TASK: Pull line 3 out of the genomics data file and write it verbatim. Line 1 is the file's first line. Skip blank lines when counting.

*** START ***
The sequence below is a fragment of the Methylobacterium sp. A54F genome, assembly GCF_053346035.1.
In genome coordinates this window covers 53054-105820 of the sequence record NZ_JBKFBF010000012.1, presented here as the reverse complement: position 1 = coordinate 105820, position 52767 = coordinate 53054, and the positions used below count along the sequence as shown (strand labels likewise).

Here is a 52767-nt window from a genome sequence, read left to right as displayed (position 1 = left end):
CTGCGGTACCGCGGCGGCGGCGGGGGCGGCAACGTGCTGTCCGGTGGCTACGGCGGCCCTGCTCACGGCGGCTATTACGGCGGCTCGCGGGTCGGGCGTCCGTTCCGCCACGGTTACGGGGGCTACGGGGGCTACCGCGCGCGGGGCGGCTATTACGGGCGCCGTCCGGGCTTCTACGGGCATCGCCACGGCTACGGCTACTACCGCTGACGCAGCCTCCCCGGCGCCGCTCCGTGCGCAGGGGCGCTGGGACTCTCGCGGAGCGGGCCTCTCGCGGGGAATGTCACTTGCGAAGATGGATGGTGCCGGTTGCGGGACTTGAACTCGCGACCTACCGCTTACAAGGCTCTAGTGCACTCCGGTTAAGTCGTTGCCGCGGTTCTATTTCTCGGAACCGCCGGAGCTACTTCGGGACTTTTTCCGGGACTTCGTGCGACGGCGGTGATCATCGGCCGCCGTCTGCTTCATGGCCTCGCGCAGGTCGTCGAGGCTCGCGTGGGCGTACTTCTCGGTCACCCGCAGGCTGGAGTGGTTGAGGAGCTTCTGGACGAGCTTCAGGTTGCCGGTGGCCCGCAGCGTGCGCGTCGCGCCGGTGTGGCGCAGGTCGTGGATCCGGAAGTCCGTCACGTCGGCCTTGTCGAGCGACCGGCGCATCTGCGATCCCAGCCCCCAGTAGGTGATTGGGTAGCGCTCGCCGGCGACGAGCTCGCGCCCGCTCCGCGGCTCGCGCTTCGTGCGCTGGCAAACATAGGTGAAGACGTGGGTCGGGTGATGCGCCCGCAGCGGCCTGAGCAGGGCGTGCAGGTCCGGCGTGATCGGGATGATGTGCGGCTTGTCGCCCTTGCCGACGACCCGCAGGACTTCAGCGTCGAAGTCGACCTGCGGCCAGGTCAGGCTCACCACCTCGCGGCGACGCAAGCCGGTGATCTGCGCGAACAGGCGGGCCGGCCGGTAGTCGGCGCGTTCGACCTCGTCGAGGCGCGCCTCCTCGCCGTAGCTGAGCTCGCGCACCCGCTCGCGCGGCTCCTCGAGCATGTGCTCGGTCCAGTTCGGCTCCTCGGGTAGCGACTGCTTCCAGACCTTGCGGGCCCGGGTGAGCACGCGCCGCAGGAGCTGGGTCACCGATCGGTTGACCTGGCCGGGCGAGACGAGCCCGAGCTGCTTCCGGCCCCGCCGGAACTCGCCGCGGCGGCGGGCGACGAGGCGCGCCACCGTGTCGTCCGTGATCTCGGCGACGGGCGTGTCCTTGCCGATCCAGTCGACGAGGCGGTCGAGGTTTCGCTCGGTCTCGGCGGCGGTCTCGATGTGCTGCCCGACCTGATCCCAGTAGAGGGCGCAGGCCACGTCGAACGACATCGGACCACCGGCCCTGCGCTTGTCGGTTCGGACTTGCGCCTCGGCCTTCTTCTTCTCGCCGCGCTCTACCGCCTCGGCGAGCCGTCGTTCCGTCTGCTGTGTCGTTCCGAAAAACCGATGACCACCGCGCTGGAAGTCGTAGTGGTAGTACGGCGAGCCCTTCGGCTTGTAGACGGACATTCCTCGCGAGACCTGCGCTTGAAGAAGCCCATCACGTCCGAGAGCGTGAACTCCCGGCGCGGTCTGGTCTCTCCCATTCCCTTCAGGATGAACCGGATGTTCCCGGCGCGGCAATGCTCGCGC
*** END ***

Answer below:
Here is a 52767-nt window from a genome sequence, read left to right as displayed (position 1 = left end):